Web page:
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History of the Peace and Plenty Inn

The house was built in the early 1890's by Conrad Decher. Mr. Decher was a wealthy German who immigrated to Boston. He and his wife, Sophie, came to St. Augustine for the social seasons (January through March). He built the first Bridge of Lions for his train line to service the beach area. The home fell upon hard times at several stages of its life but was painstakingly restored between 1996 and 2001 by the prior owners, the Terrell family - we have the scars to prove it! The work was chronicled on HGTV's "If Walls Could Talk" and the inn is now a shining example of Florida's Victorian architecture and a bygone era of dazzling wealth and privilege.

The inn may be over 110 years old but she is young by St. Augustine standards! In 1513, when Ponce de León first saw Florida near the mouth of the St. Johns River, the flowers were in full Easter bloom so he called it La Florida (the flowering). Although de León did not stay long, the name has never left us.

In 1562, a French Huguenot settlement at the mouth of the St. Johns River was considered to be a serious enough threat by Philip II of Spain for him to send an expedition to rout it. That expedition, led by Pedro Menendez de Aviles, succeeded and then moved down the coast. Menendez left a small force in the natural harbor of "St. Augustín." On that site, on September 8, 1565, Menendez officially claimed Florida in the name of Spain. The native Timucuans looked on in disbelief.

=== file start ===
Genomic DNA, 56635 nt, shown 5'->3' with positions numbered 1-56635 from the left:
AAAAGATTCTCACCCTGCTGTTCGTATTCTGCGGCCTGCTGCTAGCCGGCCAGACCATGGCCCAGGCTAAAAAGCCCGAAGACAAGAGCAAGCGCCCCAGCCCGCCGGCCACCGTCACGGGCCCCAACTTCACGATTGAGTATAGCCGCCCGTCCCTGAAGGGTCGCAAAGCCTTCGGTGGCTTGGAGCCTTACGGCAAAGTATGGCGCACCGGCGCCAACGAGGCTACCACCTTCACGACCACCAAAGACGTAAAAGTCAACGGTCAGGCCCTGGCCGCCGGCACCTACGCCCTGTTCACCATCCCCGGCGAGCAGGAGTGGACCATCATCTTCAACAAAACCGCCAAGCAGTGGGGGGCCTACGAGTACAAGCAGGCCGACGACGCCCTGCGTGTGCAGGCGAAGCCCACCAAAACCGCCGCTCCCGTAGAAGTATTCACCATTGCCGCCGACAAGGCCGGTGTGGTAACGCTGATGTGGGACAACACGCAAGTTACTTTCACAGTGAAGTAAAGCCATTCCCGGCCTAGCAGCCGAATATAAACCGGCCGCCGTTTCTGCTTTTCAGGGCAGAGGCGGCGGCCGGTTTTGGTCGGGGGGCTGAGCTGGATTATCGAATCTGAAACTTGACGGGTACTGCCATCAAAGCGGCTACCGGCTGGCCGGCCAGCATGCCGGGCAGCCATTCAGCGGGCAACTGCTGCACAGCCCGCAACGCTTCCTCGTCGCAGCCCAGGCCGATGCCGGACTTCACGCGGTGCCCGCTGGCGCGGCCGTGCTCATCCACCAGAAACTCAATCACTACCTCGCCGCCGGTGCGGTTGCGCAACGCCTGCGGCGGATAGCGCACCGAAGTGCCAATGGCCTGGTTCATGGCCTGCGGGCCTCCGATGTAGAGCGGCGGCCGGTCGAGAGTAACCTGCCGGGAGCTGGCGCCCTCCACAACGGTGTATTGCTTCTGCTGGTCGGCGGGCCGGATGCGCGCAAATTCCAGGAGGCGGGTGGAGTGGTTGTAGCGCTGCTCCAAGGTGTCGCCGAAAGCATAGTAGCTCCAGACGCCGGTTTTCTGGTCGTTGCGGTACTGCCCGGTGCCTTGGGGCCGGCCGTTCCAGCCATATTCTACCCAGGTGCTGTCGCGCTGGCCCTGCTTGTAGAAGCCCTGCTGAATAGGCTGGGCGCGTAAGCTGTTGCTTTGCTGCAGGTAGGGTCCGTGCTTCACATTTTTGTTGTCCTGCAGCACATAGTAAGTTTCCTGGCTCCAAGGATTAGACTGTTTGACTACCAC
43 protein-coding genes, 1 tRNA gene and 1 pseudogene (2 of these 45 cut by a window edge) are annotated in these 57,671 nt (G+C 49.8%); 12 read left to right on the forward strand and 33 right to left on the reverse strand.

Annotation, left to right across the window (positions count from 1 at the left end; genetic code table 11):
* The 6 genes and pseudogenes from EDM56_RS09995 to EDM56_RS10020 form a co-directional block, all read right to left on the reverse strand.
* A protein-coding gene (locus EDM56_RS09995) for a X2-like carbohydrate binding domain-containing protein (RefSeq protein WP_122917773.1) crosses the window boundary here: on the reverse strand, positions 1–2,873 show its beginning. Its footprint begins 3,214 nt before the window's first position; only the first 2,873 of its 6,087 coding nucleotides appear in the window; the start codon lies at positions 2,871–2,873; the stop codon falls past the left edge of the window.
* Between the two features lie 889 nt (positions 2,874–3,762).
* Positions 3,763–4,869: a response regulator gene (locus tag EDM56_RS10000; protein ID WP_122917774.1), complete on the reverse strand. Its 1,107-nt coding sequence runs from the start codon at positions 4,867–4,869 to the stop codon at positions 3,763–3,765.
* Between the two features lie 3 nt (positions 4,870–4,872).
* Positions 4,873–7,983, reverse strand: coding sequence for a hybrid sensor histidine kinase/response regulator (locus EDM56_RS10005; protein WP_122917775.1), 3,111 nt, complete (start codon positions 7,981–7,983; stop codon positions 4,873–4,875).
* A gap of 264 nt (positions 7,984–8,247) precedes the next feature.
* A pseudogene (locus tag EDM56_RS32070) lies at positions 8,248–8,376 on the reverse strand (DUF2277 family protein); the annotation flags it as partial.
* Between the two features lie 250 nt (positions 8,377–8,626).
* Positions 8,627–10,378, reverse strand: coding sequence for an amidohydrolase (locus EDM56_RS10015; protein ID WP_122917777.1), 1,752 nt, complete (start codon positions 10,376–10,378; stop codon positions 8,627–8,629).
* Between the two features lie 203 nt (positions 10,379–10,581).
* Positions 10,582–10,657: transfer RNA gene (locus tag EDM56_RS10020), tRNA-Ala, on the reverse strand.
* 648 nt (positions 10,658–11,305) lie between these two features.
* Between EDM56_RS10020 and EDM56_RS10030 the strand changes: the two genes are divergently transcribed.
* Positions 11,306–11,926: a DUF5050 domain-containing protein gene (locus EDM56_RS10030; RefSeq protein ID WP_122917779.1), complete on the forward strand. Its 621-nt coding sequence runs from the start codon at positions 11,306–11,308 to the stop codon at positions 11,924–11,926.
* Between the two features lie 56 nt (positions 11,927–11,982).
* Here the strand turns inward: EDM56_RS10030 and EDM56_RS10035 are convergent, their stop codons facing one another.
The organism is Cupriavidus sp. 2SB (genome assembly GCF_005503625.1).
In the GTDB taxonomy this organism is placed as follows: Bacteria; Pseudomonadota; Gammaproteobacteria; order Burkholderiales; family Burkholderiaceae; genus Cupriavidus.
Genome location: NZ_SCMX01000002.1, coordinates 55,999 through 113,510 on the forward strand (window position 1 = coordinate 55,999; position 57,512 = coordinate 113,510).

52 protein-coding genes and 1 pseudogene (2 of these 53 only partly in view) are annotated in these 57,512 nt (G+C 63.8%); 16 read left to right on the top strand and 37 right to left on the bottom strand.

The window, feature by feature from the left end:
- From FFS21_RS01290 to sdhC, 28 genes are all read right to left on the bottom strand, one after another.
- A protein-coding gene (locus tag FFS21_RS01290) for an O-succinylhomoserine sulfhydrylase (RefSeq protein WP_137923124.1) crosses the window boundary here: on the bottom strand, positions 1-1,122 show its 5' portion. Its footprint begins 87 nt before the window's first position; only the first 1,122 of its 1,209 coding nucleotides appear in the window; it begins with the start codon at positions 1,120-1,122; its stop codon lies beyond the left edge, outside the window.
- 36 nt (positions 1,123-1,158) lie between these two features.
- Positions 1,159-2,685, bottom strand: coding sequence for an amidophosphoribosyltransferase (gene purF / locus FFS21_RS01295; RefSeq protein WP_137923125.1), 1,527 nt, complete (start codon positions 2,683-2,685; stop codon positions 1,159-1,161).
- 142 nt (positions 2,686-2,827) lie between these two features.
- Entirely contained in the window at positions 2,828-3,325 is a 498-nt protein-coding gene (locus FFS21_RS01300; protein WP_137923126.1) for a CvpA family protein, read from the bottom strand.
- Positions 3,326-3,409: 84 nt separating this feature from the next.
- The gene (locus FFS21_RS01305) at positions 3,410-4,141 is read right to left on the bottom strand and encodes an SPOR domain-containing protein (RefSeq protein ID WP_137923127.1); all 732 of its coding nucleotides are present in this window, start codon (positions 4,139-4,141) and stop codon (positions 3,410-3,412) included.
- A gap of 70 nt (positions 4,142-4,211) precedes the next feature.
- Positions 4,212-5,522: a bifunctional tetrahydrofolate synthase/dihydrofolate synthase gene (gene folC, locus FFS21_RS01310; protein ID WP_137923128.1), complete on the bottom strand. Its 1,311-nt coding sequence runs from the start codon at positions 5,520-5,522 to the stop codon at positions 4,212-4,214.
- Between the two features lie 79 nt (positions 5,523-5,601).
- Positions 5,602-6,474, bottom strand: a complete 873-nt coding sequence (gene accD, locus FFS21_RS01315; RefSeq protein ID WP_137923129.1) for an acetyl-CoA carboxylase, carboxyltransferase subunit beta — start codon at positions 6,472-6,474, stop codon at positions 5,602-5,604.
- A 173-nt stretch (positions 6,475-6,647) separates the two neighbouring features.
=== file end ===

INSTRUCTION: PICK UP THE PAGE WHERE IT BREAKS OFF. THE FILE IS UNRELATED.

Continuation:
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Image of Peace and Plenty
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St. Augustine continued as the center of Spanish control for the Atlantic coast. In 1586, the English sailor Sir Francis Drake attacked and burned St. Augustine but the Spanish rebuilt it. During the 16th, 17th and 18th centuries, St. Augustine suffered repeated attacks from English expeditions and from Native Americans but the Spanish managed to maintain control. However, under the Treaty of Paris, England acquired Florida as one of the prizes of the French and Indian War.

In 1783, England returned Florida to Spain but the United States succeeded in negotiating for full control of the peninsula and it became a territory of the young nation in 1821.

In 1845, Florida became part of the United States but in 1861 seceded from the Union and became part of the Confederacy. In 1862, St. Augustine surrendered to the Union forces and was occupied peacefully for the balance of the Civil War.

The end of the war marked the beginning of St. Augustine as a place to visit. Its Spanish-styled architecture, its outstanding natural surroundings and its perfect climate made St. Augustine a favorite of northern visitors.

Henry M. Flagler saw the city's enormous potential and purchased a railroad to bring passengers from New York to St. Augustine. The ride took less than 24 hours. His two grand hotels, the Ponce de León Hotel and the Alcazar, were grand enough to attract the rich and famous. St. Augustine was definitely on the map!